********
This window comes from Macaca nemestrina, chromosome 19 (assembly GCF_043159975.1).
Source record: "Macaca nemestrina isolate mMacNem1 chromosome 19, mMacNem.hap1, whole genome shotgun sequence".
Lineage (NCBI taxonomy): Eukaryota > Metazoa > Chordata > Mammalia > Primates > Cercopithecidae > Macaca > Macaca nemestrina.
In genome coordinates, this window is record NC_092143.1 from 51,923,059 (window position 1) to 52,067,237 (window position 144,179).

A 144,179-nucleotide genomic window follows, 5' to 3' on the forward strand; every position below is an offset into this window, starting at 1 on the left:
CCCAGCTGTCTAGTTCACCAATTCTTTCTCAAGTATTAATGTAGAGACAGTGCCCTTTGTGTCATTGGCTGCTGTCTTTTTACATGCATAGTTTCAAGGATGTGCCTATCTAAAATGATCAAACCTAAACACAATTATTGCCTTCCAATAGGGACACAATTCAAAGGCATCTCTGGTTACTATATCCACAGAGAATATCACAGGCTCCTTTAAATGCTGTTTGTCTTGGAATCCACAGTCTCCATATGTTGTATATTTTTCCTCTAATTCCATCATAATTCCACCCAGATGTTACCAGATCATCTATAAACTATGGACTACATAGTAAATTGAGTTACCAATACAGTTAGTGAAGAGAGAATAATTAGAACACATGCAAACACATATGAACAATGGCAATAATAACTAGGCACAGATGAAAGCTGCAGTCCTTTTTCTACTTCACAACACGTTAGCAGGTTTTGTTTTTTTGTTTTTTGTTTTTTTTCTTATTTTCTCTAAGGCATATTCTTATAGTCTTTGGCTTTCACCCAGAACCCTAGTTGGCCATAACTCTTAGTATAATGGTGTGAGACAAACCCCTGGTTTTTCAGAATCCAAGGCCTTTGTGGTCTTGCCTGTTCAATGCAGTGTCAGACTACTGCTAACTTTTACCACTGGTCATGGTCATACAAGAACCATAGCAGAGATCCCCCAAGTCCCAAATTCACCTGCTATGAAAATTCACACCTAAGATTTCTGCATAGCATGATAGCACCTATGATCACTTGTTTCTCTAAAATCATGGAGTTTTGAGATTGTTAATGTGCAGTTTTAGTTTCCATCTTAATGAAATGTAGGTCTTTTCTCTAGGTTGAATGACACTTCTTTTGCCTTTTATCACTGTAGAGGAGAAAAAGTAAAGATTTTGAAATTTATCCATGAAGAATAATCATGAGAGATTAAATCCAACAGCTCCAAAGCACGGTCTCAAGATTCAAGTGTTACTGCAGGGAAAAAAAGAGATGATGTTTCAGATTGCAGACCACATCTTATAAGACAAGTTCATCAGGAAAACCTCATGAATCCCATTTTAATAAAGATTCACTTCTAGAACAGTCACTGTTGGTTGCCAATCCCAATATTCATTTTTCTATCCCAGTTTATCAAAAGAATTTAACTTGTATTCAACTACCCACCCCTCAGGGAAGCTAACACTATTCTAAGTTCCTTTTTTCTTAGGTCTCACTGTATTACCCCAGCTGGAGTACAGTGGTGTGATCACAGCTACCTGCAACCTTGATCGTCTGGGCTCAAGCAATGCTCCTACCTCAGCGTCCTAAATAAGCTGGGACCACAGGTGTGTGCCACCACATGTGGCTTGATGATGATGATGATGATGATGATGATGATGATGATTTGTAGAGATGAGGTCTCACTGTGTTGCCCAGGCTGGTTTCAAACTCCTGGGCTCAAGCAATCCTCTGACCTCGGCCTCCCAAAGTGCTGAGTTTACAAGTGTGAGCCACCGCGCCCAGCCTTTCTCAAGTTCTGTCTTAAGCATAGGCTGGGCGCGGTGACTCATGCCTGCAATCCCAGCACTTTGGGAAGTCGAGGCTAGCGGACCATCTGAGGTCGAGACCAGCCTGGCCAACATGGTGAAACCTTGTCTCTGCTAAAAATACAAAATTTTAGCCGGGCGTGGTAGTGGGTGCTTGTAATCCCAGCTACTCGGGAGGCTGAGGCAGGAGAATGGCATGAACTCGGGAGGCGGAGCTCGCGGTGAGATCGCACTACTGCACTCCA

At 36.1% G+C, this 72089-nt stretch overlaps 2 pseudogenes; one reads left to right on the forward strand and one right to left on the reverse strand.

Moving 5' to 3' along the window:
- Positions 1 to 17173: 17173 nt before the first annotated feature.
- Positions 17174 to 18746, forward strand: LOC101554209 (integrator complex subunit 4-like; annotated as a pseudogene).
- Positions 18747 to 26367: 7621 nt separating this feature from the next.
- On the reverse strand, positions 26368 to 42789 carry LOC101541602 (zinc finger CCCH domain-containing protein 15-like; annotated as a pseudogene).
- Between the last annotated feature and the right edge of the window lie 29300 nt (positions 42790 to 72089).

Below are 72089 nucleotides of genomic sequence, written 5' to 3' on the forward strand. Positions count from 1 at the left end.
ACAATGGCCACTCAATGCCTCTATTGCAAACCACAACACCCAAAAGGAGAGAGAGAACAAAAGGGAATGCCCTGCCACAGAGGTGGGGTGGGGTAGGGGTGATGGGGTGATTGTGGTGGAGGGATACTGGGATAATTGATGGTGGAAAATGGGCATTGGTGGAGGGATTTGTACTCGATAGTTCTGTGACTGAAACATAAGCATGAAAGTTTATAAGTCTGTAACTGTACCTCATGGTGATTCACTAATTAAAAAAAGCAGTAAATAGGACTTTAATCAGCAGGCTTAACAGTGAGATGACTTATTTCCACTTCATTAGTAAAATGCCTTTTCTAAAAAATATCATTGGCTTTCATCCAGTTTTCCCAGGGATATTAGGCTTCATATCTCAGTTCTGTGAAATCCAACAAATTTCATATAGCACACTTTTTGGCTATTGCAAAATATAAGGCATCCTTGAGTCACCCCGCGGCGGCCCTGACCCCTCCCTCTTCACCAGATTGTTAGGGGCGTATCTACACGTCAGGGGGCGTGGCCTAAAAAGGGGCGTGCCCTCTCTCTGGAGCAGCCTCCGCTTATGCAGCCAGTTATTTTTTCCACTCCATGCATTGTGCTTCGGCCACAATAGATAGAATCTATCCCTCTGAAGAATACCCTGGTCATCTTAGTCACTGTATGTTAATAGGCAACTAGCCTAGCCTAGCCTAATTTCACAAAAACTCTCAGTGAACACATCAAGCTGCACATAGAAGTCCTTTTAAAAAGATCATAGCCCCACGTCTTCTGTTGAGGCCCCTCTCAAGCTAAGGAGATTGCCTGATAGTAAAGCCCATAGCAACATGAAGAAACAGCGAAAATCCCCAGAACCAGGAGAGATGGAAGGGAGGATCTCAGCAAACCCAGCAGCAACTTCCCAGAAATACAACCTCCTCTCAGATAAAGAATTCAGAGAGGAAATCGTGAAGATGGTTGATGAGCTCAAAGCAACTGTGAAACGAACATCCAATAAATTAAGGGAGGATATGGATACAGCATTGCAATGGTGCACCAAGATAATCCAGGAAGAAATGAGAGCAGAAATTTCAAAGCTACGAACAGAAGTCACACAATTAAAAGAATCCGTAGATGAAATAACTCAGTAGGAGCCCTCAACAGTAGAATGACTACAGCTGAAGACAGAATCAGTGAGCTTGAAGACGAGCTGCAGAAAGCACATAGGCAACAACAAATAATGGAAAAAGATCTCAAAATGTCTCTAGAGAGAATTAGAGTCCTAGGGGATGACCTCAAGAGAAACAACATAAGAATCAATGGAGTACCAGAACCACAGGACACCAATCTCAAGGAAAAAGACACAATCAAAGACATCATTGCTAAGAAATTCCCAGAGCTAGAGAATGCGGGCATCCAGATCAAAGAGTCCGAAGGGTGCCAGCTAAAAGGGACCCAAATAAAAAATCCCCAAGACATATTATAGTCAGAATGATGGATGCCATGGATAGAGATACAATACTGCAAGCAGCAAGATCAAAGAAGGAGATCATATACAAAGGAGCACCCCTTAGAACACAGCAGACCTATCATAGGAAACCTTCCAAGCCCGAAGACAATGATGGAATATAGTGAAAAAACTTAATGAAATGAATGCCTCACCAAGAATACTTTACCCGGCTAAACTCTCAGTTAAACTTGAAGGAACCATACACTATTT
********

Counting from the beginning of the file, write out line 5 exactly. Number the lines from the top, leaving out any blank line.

A 144,179-nucleotide genomic window follows, 5' to 3' on the forward strand; every position below is an offset into this window, starting at 1 on the left: